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Income Tax Officer, Ward-30 (1) , New Delhi Versus Sh. Vinod Chadha, C/o- Moti Mahal Restaurant and Vica-Versa

2016 (9) TMI 1069 - ITAT DELHI

Addition made on account of cash deposit in bank account u/s 69A - assessmnet of partners share in partnership firm - Held that:- We find that as far as source of the cash deposit in the saving bank account of the assessee is concerned, it is explained as the cash sales of the partnership firm, namely, M/s Moti Mahal Restaurant, in which the assessee is one of the partners. The objection of the Revenue is, however, that the section 19(2) of the Partnership Act, 1932 prohibits opening of an accou .....

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rity of the partner binds the firm against the acts of the firm. This restriction on the implied authority of the partner is subject to the usage or custom of the trade, therefore, in absence of evidences of usage or custom of the trade, we cannot say that there was any violation of section 19(2) of the Indian partnership Act, 1932. In our opinion, what is important is that in deposit of trading receipts of the firm in the bank account of the partner, the assessee has not violated any of the pro .....

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KANT, ACCOUNTANT MEMBER For The Department : Sh. Amit Jain, Sr.DR For The Assessee : Sh. Naresh Chandra Agarwal, CA ORDER PER O.P. KANT, A.M.: This appeal by the Revenue and the cross objection by the assessee are directed against the order dated 20/09/2013 of the ld. Commissioner of Incometax (Appeals)-XXV, New Delhi for assessment year 2009-10. The grounds of appeal raised by the Revenue are as under: 1. On the fact and circumstances of the case, ld. CIT(A) has erred in deleting addition of & .....

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in the assessee s individual name was not the Bank account of the firm M/s. Moti Mahal Restaurant, in which the assesse was a partner. 4. The appellant craves leave for reserving the right to amend, modify, alter, add or forego any ground(s) of appeal at any time before or during the hearing of this appeal. 2. The cross objection raised by the assessee are as under: 1. Whether the learned CIT(A) was justified in holding that the objections raised and filed by the appellant during the course of .....

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148 was issued. 2. Whether the assessing officer was required to dispose off the objections filed by the assessee against the reasons recorded by him before he start the assessment proceedings as per law separately by an speaking order. 3. Whether having acquiesced and participating in the assessment proceedings by the assessee, is too late for the appellant to argue that non disposal of the objections was a fatal flaw vitiating the order passed by assessing officer. 4. Whether the appeal filed .....

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ging to his partnership firm, namely, Moti Mahal Restaurant . The claim of the assessee was not verified in absence of any supporting evidence and the Assessing Officer after recording reasons that the income had escaped assessment, issued notice under section 148 of the Income Tax Act, 1961 (in short the Act ). In the counsel s letter dated 09/09/2012, the assessee requested for the reasons for issuance of notice under section 148 of the Act, which according to the Assessing Officer, were provi .....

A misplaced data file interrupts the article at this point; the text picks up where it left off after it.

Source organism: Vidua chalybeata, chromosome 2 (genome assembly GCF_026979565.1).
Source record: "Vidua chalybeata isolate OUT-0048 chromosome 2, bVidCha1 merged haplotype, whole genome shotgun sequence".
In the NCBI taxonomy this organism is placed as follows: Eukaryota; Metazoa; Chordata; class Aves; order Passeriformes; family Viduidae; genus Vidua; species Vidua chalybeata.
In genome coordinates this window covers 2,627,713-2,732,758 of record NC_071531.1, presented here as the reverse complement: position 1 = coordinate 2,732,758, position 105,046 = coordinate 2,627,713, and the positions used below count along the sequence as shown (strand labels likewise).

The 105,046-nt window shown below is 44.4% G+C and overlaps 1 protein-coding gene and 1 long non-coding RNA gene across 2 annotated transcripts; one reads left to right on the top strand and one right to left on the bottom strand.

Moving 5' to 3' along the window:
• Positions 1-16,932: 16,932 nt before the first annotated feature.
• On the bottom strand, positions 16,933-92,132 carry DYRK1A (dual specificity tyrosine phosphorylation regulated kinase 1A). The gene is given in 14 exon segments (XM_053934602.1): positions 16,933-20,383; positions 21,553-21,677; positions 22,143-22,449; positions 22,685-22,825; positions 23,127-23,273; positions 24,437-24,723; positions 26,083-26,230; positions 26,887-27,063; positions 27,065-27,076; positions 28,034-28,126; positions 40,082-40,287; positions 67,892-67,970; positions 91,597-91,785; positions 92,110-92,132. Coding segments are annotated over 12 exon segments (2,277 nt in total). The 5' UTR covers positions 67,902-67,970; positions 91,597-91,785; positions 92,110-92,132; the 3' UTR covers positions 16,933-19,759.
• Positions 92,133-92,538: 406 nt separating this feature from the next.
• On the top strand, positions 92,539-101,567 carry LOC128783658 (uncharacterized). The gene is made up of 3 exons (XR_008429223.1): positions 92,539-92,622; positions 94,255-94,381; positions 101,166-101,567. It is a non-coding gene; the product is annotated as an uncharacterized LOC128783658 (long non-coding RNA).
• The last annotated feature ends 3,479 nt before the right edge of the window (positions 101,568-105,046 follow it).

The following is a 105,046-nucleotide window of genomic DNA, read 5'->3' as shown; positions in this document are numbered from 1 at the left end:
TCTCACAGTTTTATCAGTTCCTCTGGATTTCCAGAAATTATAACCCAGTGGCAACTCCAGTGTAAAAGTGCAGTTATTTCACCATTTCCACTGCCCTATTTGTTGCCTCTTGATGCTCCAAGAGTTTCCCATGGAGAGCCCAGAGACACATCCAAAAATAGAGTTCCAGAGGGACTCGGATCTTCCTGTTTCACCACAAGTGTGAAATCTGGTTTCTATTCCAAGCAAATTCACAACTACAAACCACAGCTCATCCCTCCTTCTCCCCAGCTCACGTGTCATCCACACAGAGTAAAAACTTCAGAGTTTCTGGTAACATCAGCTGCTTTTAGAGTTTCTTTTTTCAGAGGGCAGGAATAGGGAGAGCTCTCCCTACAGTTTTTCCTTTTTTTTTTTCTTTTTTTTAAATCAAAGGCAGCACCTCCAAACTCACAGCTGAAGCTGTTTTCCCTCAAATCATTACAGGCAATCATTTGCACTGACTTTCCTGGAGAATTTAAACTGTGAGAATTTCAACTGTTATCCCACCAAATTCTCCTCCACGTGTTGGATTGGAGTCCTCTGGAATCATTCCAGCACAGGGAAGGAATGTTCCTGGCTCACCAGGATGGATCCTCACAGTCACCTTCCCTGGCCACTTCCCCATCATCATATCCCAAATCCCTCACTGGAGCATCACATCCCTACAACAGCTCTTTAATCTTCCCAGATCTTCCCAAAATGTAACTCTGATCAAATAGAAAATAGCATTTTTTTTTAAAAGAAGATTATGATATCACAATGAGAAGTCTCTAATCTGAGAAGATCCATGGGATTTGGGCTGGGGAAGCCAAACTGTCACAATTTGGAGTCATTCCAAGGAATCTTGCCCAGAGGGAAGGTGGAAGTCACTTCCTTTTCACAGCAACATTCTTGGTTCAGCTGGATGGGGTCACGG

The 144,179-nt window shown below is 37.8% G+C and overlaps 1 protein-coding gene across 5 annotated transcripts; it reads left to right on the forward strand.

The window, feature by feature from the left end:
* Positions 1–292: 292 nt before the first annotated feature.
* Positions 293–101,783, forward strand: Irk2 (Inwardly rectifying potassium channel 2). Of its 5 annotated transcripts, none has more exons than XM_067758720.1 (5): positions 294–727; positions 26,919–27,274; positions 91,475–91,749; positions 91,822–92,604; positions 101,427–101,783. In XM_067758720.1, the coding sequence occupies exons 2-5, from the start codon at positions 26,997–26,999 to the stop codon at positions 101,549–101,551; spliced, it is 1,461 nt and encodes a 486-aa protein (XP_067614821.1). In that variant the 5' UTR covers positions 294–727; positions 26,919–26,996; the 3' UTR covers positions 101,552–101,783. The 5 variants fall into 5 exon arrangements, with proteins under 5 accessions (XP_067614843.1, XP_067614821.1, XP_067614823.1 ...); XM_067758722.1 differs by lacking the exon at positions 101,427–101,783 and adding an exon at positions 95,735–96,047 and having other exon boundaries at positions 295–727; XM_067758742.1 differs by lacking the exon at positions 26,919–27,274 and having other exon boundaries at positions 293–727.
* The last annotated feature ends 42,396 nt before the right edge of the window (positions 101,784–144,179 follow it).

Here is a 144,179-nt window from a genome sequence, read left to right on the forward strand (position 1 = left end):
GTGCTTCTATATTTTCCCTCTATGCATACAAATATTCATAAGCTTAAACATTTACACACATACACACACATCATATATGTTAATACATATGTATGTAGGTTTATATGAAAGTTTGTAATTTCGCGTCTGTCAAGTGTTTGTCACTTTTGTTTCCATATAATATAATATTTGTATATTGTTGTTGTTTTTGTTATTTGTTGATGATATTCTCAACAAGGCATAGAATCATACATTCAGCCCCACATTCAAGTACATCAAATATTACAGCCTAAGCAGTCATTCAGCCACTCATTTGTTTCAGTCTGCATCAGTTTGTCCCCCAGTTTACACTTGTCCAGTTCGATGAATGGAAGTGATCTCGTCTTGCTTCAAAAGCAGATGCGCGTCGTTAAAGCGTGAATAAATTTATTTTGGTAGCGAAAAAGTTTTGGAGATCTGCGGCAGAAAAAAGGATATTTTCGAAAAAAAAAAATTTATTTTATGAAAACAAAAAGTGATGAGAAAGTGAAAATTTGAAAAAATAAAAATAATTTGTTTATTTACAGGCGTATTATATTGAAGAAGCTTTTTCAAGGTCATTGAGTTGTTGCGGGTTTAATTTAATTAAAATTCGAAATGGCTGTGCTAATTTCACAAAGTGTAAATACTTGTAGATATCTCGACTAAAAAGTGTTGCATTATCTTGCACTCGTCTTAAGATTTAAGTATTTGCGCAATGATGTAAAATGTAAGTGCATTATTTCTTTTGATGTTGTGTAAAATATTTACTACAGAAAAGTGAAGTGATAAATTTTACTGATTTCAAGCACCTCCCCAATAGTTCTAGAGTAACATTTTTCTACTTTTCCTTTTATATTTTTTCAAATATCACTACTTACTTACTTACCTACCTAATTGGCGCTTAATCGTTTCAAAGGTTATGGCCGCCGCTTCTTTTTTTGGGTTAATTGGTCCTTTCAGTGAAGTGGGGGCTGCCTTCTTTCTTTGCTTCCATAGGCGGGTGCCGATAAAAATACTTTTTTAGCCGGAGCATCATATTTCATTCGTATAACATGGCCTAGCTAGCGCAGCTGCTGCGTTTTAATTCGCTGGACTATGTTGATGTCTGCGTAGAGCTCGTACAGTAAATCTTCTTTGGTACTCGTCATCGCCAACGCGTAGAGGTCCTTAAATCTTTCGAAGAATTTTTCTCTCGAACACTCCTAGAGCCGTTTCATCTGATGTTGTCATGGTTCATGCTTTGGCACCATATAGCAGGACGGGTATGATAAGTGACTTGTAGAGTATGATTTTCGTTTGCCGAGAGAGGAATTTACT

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nged the reassessment proceedings on the ground that its objections to the re-assessment proceedings was not disposed off by the Assessing Officer as well as challenged the additions on merit. The Ld. Commissioner of Income-tax (Appeals), upheld the re-assessment proceedings in view of the judgment of the Hon ble Supreme Court in the case of ACIT Vs. Rajesh Jhaveri Stock Brokers Private Limited, (2007) 291 ITR 500, however deleted the addition of ₹ 63,47,405/- on merit. Aggrieved, the Reve .....

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ve of the assessee submitted that for the purpose of depositing the daily sale proceeds of the partnership firm M/s Moti Mahal Restaurant, the assessee opened a saving account no. 08240100014118 in the Bank of Baroda, Daryaganj New Delhi, in which a sum of ₹ 63,47,405/- was found deposited by the Assessing Officer. Subsequently, balance from another account No. 8240100001772, which was in the joint name of the assessee and another partner of the firm, Smt. Kushal Deep was also deposited in .....

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e said bank accounts were shown in the balance sheet of the partnership firm. According to the ld. Authorized Representative, the cash deposits were the sales of the partnership firm and duly explained with the help of the sales receipts recorded in the books of accounts of the partnership firm and in view of these facts no addition was warranted in the case of the assessee. 6. We have heard the rival submission and perused the material on record. The Ld. Commissioner of Income-tax (Appeals) has .....

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od Chadha did not represent the deposits of his concealed/undisclosed income. During the course of appellate proceedings, it was successfully established that the said deposits were duly accounted for by the appellant's firm. The periodicity pertaining to the filing of the returns of income of the appellant's firm and the appellant individual also served as a strong and cogent evidence of the fact that prior to detection of deposits for ₹ 63,47,405/- lying in the SB accounts of the .....